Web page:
Horror hasn’t always been about blood and guts being spilled. Perhaps some fans would define the “best” horror that way, but for me the best is whatever makes me feel fear. From a historical perspective, certain types of films have been prominent, also highlighting real life and fears of the time (EXAMPLE. alien invasion and nuclear war).
I’m sure this can, has and will always be debated, but being a horror fan to me, means appreciating, enjoying and being entertained by horror no matter what era it comes from.
HOW TELEVISION HAS CHANGED
Television has changed immensely since the 1950s. That and movie theaters were once the only way to view horror. Television and the edited versions from the theater with commercials added. Soon, came cable TV and soon premium channels like HBO (1972) to break up the ABC, NBC, CBS and independent model.
In 1975 the ability to record TV and then fast forward through the commercials via Betamax (eventually replaced by VHS and then DVD and then Bluray and then UHD) and then, wow, the ability to buy and watch the movies with no commercials.
And then in the 1990s the internet changed everything with TV again.
Today, my TV is getting the content not via antenna over the air or via cable, it’s all coming through the internet. Streaming channels have broken up and divided the massive movie libraries and distribute movies on a rotating cycle (some licenses are here, then there, then there, and then back here, and so on).
BUYING MOVIES HAS CHANGED, TOO
There was a time when we bought and collected DVDs like crazy. We built a library of over 700 movies before we stopped, realizing new, better formats would always be coming out, thus making our current library inferior format (and they did — Bluray, UHD, 4k, soon to be 8k and who knows what else is coming!).
Ang Lee just filmed Gemini Man⭐️⭐️ that few can even see in the native format, and only a small, few theaters can come close to screening. There arent’ any home players or televisions that can view the native format yet, either.
There will be. And in 5-10 years, what Ang Lee used to make his film will not be bleeding edge. There will be something new. Perhaps even in a few years when James Cameron rolls out all his new Avatar sequels.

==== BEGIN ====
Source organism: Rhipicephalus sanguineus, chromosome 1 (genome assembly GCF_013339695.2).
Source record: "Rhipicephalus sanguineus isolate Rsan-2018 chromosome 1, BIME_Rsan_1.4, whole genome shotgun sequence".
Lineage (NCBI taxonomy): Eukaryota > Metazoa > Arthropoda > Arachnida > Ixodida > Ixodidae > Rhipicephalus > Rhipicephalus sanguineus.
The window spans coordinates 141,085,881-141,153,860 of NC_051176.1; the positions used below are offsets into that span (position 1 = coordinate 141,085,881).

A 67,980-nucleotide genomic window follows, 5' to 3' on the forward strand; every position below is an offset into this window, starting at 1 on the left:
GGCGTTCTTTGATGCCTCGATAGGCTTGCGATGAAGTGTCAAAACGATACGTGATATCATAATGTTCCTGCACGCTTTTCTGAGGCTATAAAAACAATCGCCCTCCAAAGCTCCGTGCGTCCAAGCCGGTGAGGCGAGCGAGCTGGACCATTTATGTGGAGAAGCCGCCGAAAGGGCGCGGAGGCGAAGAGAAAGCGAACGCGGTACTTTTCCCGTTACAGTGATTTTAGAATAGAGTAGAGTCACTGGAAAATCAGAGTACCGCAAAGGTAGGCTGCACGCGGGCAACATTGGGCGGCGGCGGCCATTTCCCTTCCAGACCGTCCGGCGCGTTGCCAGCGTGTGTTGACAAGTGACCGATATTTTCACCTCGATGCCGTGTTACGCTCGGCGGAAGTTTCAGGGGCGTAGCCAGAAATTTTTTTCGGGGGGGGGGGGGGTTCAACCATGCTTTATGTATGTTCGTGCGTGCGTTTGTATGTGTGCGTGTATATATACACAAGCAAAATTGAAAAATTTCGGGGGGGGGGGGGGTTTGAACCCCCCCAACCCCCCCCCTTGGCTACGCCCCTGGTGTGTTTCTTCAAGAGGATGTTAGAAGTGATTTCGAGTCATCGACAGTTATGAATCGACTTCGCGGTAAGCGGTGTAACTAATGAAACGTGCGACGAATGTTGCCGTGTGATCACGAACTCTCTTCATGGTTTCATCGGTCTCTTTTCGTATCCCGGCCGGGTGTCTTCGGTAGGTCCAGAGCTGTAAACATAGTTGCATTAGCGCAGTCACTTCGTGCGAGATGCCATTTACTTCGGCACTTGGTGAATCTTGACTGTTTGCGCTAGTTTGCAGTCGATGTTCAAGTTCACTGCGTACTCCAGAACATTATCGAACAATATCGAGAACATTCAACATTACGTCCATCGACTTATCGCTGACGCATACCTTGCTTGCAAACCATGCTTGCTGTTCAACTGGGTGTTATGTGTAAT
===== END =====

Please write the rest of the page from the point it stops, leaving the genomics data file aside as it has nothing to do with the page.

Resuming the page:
At some point I realized there is a technology treadmill that I was working to buy the same content in a better format. And, so I’ve mostly stopped the neverending hamster wheel of buying content and focused more on only buying the heavily rewatchable movies. That list is much, much smaller. Those movies I’ll rebuy in better formats and/or just buy to stream for convenience wherever there is an internet connection.
Back to eras. The different eras.
So how are “classics” being defined? Any movie produced in the 1960s and earlier.
1960s and earlier
The era of Hitchcock’s superb movies Psycho and The Birds are classics. Horror in the classics era wasn’t about gore and blood, although there were some bloody horror movies. Depending on how far back we go in time, it was more about the creature, monster, the psychotic killer. Why did they kill and when were they killing vs. showing very much of how the killing occurred. An argument could be made that this type of “leave the details up to the viewer’s imagination remain the most frightening.
1970s – 1980s
In my era growing up, the 1970s and 1980s, John Carpenter’s Halloween and Friday the 13th were the “new” horror and sequels to these films could be expected at somewhat predictable intervals (every few year on Halloween, another Halloween movie). We enjoyed Stephen King and a wide variety of slasher films as fodder for nightmares, it’s the original classic films that jump started my first interest and excitement in horror movies. Showing more graphic gory kills began in these two eras, while in the past the horror was less visual and more psychological.
Then came the 1990s, the torture, game and birth of amateur/found footage horror era. The cringe horror era which seemed to focus more on self-mutilation at the hands of some sadistic mastermind (Saw) and/or a bunch of strangers brought together to figure out how they got to some strange place (Cube). Slasher mashups with mystery and horror (Scream). More of a thinking scary type of horror here. Creative ways to maim and kill people highlighted.
2000s – current
In 2000s and forward we’ve seen more technology/internet horror as well as a continued resurgence in reboots and remakes and more found footage and amateur film “real” horror. I would challenge this era among the weakest and least scary of innovative horror types.
I liked what Rob Zombie tried to do when rebooting Halloween, but it isn’t (and probably can’t be) as good as the original. It might take 100+ years before any worthwhile reboot/remake could be done with any great success. They are trying with Chucky. I think the continuation of sequels, like they’re doing with Halloween is a better path. It’s tough remaking horror when the original — the strong feeling and emotion of the original — burns fresh in the mind of people still alive.
Horror “Best Of” Lists Compiled by Others
- Famous directors pick their favorite horror film
- Horror movies that audiences loved and critics hated
- The 100 Best Horror Movies of All time by Paste Magazine
- Lamag.com list of controversial horror movies
- 2019 Horror Movies Worst To Best by Rotten Tomatoes, also see clonable Letterboxd list
- Shudder.com 31 Days of Halloween Viewing Guide for 2019 (post featured by us here)
- 30 Great Eat-The-Rich Horror Movies, via Vulture
- Cinemablend looks forward to Anticipated 2020 Horror Movies
- Best Horror Movies on Netflix in October 2019, via Polygon
- Best Original TV Horror Shows To Stream Right Now (October 2019), via PCMag